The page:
Abstract: The Chilean authorities plan to raise budgetary allocations over the medium term for a variety of social programmes, including education, health care and housing. This incremental spending will need to be carried out in a cost-efficient manner to make sure that it yields commensurate improvements in social outcomes. Chile’s health indicators show that it fares relatively well in relation to comparator countries in the OECD area and in Latin America. But this is less so in the case of education, where secondary and tertiary educational attainment remain low, despite a significant increase over the years, and performance is poor on the basis of standardised test scores, such as PISA. Even though comparison with countries in the OECD area is difficult, a sizeable housing deficit has yet to be closed in Chile. To meet these various challenges, efforts will need to be stepped up to: i) narrow the disparities in performance that currently exist among schools with students from varying backgrounds through use of the “differentiated” voucher scheme and additional measures to improve the quality of teaching and management; ii) improve risk sharing among private and public health insurers, while increasing the coverage of health insurance to a broader variety of pathologies under AUGE; and iii) continue to tackle the shortage of housing, while enhancing the quality of subsidised housing units and their surrounding neighbourhoods for the poorest segments of society. This paper relates to the 2007 Economic Survey of Chile ( <P>Pour des services publics efficients dans le domaine des soins de santé, de l’éducation et du logement au Chili <BR>Les autorités prévoient d’augmenter les dotations budgétaires à moyen terme pour divers programmes sociaux touchant notamment aux secteurs de l’éducation, de la santé et du logement. Elles doivent faire preuve d’efficience dans l’utilisation de ce surcroît de dépenses, de façon à s’assurer que les résultats sociaux s’améliorent de manière proportionnelle. Les indicateurs de santé de la population montrent que la situation est relativement bonne au Chili par rapport aux pays pris comme comparaison dans la zone OCDE et en Amérique latine. Elle est moins favorable dans le secteur de l’éducation, où les résultats dans le secondaire et le supérieur restent faibles, malgré une progression sensible au fil des années, et où la performance telle que la mesurent les notes obtenues à des tests normalisés du type PISA est peu satisfaisante. Même s’il est difficile de faire des comparaisons avec les pays de l’OCDE, le Chili doit encore faire face à une importante pénurie de logements. Pour relever ces différents défis, il lui faudra redoubler d’effort afin de : i) réduire les disparités de résultats qui existent actuellement entre les établissements publics, privés subventionnés et totalement privés grâce à l’utilisation du dispositif de chèques-éducation « différenciés » ; ii) mieux partager les risques entre les assureurs publics et les assureurs privés, tout en élargissant la couverture de l’assurance maladie à des pathologies plus diverses ; et iii) continuer à faire face à la pénurie de logements tout en améliorant la qualité des logements subventionnés au profit des catégories les plus pauvres de la société. Ce document se rapporte à l’Étude économique du Chili 2007 (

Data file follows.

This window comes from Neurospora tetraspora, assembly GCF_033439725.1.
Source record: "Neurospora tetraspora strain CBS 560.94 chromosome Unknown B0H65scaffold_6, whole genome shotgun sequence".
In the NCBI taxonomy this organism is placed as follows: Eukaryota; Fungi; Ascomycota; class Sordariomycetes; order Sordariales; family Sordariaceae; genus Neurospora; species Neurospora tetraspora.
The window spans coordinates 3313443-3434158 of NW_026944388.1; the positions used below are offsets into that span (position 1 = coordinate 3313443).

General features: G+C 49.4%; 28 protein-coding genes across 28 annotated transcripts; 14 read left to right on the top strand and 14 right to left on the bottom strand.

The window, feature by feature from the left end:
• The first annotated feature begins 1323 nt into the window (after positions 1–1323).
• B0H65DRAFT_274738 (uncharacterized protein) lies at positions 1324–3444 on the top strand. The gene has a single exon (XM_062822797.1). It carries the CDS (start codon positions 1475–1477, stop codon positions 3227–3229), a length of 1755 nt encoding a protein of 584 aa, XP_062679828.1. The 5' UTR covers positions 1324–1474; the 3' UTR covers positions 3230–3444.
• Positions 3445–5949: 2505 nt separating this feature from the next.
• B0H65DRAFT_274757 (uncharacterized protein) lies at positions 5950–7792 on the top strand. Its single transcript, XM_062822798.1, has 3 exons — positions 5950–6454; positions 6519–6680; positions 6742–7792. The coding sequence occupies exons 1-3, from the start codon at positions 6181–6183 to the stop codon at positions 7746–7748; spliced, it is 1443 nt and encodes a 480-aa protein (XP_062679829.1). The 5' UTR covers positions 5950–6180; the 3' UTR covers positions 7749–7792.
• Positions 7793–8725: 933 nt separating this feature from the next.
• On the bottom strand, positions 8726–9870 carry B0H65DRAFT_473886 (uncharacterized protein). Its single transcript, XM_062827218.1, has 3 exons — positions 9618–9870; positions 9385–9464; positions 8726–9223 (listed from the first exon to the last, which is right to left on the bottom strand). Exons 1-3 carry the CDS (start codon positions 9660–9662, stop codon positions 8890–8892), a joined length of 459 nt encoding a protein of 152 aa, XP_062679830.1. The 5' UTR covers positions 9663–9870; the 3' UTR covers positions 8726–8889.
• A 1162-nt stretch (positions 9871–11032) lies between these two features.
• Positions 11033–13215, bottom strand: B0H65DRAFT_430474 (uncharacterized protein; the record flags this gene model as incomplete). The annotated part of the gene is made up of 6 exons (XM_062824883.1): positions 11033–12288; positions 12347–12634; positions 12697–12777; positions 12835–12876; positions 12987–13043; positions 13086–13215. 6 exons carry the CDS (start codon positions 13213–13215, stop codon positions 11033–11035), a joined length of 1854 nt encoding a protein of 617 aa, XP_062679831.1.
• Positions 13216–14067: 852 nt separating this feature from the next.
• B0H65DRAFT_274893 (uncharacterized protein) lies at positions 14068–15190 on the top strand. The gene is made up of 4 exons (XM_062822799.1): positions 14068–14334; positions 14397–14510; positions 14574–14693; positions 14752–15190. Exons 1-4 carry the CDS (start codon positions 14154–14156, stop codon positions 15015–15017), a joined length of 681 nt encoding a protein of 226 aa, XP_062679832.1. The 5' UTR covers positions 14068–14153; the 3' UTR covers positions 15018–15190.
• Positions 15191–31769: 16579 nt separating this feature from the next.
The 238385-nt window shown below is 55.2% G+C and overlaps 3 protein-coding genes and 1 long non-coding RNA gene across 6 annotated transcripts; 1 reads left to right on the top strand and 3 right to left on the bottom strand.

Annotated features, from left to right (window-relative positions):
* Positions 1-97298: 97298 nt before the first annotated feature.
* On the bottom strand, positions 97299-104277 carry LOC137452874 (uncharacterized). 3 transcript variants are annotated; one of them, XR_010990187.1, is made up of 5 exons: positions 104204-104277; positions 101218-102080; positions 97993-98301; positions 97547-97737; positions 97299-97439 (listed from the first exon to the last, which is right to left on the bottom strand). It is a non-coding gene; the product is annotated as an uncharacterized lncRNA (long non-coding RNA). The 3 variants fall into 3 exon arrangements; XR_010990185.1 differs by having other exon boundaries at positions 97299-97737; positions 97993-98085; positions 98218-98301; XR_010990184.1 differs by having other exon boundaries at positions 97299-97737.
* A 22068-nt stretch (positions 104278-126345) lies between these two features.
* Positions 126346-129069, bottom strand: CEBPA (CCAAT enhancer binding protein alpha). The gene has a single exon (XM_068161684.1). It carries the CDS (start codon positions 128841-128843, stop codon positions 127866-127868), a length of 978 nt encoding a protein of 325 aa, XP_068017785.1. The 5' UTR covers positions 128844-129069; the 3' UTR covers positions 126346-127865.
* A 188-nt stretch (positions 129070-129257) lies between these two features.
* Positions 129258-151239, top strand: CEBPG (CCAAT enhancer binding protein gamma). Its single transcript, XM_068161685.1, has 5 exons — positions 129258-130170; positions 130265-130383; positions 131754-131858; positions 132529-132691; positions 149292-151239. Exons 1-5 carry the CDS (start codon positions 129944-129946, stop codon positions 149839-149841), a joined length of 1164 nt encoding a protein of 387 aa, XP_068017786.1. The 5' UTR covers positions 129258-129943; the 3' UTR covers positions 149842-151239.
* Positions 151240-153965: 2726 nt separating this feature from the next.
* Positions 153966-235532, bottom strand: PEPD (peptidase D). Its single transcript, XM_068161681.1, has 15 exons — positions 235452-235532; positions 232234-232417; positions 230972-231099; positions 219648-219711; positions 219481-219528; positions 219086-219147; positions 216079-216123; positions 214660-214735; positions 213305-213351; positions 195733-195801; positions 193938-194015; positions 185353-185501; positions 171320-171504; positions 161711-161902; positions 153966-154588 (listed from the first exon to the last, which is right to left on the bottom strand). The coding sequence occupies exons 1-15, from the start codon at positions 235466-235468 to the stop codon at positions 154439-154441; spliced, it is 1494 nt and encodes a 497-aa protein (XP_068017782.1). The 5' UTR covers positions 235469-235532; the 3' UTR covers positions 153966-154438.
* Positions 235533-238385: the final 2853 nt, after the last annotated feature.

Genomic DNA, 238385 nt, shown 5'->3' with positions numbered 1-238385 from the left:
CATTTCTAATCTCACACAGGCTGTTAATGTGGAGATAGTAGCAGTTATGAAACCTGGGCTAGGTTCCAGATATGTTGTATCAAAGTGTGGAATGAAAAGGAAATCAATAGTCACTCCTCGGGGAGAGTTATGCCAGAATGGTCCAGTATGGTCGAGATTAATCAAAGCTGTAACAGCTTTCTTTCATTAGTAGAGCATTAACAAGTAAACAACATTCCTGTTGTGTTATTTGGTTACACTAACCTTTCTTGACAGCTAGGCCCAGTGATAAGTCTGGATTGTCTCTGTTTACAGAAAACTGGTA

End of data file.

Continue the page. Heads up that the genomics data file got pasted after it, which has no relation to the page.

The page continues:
Keywords: health, santé, education, éducation, Chile, Chili, Public spending efficiency, data envelopment analysis, social housing, logement social
    JEL: C6 I1 I2
    Date: 2008–04–14
  24. By: Germà Bel (PPRE-IREA, Universitat de Barcelona (SPAIN).); Xavier Fageda (PPRE-IREA, Universitat de Barcelona (SPAIN).)
    Abstract: This paper empirically analyses the hypothesis of the existence of a dual market for contracts in local services. Large firms that operate on a national basis control the contracts for delivery in the most populated and/or urban municipalities, whereas small firms that operate at a local level have the contracts in the least populated and/or rural municipalities. The dual market implies the high concentration and dominance of major firms in large municipalities, and local monopolies in the smaller ones. This market structure is harmful to competition for the market as the effective number of competitors is low across all municipalities. Thus, it damages the likelihood of obtaining cost savings from privatization.
    Keywords: Competition, Concentration, Local Services, Privatization.
    Date: 2008–04
  25. By: Jens Kratzmann; Thorsten Schneider
    Abstract: Although in Germany, there is a regular age of school entry, some children start school later than usual and some children start ahead of schedule. While there has been some decrease in delayed school entries in the last years, the rate of premature school entry has increased substantially. Paradoxically, while the delayed entry is primarily because professionals rate a child as not ready for school, the premature entry is mainly based on parents¿ choice. The first aim of the paper is to discover whether kindergarten attendance can reduce the risk of a delayed entry. The arguments and hypotheses are mainly based on the theory on the ecology of human development of Bronfenbrenner. The empirical analyses demonstrate that low educated families profit most by kindergarten attendance, but only if the child begins attending the care institution before reaching age four. The second aim concerns theoretical and empirical considerations in regard to the decision of prematurely entering school. Therefore, we apply common sociological models on educational choice to the situation of school entry. Socio-economic conditions are not as important at this point as compared with a delay in school entry. However, there are some income effects indicating that higher income parents try to avoid further payments for kindergarten by fostering a premature entry to elementary schools, which is free of fees. The analyses are based on over 1.400 children in the relevant age group and their parents taking part in the large nationwide German Socio-Economic Panel Study (SOEP).